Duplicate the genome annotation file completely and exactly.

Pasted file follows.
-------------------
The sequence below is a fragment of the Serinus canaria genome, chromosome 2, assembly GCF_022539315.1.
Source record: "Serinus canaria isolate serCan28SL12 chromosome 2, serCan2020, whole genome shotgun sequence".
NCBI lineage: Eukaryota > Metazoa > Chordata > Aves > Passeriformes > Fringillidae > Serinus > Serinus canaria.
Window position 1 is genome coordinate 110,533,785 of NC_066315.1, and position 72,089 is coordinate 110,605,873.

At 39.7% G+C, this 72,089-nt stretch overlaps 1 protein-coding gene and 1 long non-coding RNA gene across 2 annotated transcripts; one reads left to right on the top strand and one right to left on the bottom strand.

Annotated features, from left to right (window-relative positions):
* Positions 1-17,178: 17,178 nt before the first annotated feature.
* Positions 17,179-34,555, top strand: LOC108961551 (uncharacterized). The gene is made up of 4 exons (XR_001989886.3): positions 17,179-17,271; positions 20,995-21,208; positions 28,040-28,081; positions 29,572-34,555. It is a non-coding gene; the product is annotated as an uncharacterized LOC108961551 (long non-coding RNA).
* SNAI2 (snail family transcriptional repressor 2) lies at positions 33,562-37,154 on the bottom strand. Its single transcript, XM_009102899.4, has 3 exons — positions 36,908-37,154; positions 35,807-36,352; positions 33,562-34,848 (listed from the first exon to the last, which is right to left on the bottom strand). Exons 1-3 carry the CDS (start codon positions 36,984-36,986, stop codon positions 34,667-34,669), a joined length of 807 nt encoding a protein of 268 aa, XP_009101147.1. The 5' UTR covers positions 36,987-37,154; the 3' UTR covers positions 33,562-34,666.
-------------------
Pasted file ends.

The sequence below is a fragment of the Serinus canaria genome, chromosome 2, assembly GCF_022539315.1.
Source record: "Serinus canaria isolate serCan28SL12 chromosome 2, serCan2020, whole genome shotgun sequence".
NCBI lineage: Eukaryota > Metazoa > Chordata > Aves > Passeriformes > Fringillidae > Serinus > Serinus canaria.
Window position 1 is genome coordinate 110,533,785 of NC_066315.1, and position 72,089 is coordinate 110,605,873.

At 39.7% G+C, this 72,089-nt stretch overlaps 1 protein-coding gene and 1 long non-coding RNA gene across 2 annotated transcripts; one reads left to right on the top strand and one right to left on the bottom strand.

Annotated features, from left to right (window-relative positions):
* Positions 1-17,178: 17,178 nt before the first annotated feature.
* Positions 17,179-34,555, top strand: LOC108961551 (uncharacterized). The gene is made up of 4 exons (XR_001989886.3): positions 17,179-17,271; positions 20,995-21,208; positions 28,040-28,081; positions 29,572-34,555. It is a non-coding gene; the product is annotated as an uncharacterized LOC108961551 (long non-coding RNA).
* SNAI2 (snail family transcriptional repressor 2) lies at positions 33,562-37,154 on the bottom strand. Its single transcript, XM_009102899.4, has 3 exons — positions 36,908-37,154; positions 35,807-36,352; positions 33,562-34,848 (listed from the first exon to the last, which is right to left on the bottom strand). Exons 1-3 carry the CDS (start codon positions 36,984-36,986, stop codon positions 34,667-34,669), a joined length of 807 nt encoding a protein of 268 aa, XP_009101147.1. The 5' UTR covers positions 36,987-37,154; the 3' UTR covers positions 33,562-34,666.